Protected lands and freshwaters cover approximately a sixth of the world’s surface according to the new Protected Planet Report 2020. This online publication provides insights on the status of global progress toward achieving the goal of protecting at least 17% of land by 2020. It also highlights opportunities for goals and actions toward halting and reversing the biodiversity crisis before 2050. The Center is proud to have contributed to this leading global assessment on the state of protected and conserved areas around the world.
The Biden administration has proposed a bold conservation agenda to address biodiversity, environmental justice, and climate change. Through an executive order and a subsequent report, the administration proposes an unprecedented and visionary response to the current environmental crises. However, this guidance does not detail how the principles, priorities, and objectives outlined in the report will be implemented. The Center for Large Landscape Conservation and partners have provided a potential roadmap for how to achieve these ambitious goals.
Collaborative landscape conservation is increasingly important as our country faces emerging challenges to address climate change, biodiversity, environmental justice, conservation of working lands, and rebuilding our economy. Join the Network for Landscape Conservation for the Policy Forum webinar “The Future of Landscape Conservation: Investments in Science and Networks for Biodiversity, Climate, and Cultural Conservation Goals,” which will highlight needed investments to meet these current conservation challenges.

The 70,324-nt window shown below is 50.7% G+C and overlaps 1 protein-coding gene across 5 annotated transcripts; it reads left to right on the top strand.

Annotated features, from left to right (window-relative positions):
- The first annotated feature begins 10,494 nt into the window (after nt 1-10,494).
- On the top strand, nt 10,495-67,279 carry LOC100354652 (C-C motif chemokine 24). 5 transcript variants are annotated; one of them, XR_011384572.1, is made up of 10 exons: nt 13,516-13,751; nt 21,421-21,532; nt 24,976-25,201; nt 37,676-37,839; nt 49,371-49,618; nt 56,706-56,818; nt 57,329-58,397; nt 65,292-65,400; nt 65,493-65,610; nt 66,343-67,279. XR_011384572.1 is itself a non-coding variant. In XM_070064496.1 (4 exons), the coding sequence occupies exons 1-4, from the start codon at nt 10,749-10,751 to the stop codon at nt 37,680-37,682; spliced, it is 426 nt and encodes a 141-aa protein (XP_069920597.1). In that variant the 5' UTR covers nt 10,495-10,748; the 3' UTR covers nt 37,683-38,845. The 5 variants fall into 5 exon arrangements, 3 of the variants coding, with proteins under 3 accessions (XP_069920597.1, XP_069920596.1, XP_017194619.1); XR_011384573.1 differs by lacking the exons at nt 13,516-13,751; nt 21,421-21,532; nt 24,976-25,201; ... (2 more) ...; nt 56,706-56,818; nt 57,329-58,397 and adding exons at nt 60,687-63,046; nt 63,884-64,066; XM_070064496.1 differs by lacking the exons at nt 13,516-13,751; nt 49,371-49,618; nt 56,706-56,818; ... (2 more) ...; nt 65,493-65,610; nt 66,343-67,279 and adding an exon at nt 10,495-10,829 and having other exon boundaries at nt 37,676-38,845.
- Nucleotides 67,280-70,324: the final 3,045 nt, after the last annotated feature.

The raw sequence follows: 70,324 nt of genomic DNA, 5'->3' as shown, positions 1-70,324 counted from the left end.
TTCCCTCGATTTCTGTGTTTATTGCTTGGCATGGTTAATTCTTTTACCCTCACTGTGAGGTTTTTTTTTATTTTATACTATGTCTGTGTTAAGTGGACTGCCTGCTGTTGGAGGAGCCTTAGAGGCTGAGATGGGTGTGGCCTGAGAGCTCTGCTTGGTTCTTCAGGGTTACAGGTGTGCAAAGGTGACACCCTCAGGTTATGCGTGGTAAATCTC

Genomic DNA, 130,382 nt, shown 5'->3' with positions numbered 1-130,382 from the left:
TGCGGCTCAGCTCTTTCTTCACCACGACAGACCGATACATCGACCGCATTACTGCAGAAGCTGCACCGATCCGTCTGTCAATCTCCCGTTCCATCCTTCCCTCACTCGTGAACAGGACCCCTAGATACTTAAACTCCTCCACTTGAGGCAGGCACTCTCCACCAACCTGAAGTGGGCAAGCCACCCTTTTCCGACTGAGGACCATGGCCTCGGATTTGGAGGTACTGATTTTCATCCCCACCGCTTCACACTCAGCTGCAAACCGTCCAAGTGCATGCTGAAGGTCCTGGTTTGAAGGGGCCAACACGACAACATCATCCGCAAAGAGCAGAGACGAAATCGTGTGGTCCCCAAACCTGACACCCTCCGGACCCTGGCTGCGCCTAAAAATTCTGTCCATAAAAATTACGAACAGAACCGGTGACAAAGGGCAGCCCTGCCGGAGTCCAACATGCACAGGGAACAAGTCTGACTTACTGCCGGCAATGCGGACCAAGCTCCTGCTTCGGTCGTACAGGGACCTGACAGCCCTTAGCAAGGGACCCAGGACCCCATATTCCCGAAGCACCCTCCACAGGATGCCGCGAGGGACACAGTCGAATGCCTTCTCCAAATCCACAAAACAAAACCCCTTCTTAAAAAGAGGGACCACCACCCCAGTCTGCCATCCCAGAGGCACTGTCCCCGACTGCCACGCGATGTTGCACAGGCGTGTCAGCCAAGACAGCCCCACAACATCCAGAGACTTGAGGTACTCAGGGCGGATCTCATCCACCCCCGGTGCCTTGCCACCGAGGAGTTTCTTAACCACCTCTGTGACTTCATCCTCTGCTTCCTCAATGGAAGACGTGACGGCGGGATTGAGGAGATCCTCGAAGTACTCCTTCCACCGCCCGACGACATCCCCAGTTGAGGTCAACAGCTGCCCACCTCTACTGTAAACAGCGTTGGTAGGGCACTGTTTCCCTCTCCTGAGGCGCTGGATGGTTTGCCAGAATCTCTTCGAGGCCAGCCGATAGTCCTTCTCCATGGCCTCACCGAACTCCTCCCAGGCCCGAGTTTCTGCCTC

Read the statement from Gary Tabor, president of the Center for Large Landscape Conservation, on the Biden administration’s “Conserving and Restoring America the Beautiful" report, which recommends a national, 10-year, locally led campaign to restore the nation’s lands and waters.
Akash Patil of India spoke of his first encounter with a leopard and his subsequent commitment to a career in conservation. Nayla Azmi told a story of growing up in an Indonesian palm oil plantation and her journey to become an orangutan protector. Sarah Kulis, a recent graduate from West Virginia University, and legally blind, encouraged other aspiring conservationists with disabilities to persevere. These were three of the young storytellers who shared their experiences in conservation at the Center's workshop at the recent IUCN Global Youth Summit.
Recently, the United Nations General Assembly adopted an unprecedented resolution recognizing the critical importance of ecological connectivity worldwide. The resolution, sponsored by Kyrgyzstan and signed by 60 other countries, encourages all 193 country members to enhance habitat and species connectivity to preserve ecosystems and wildlife corridors that share borders between countries.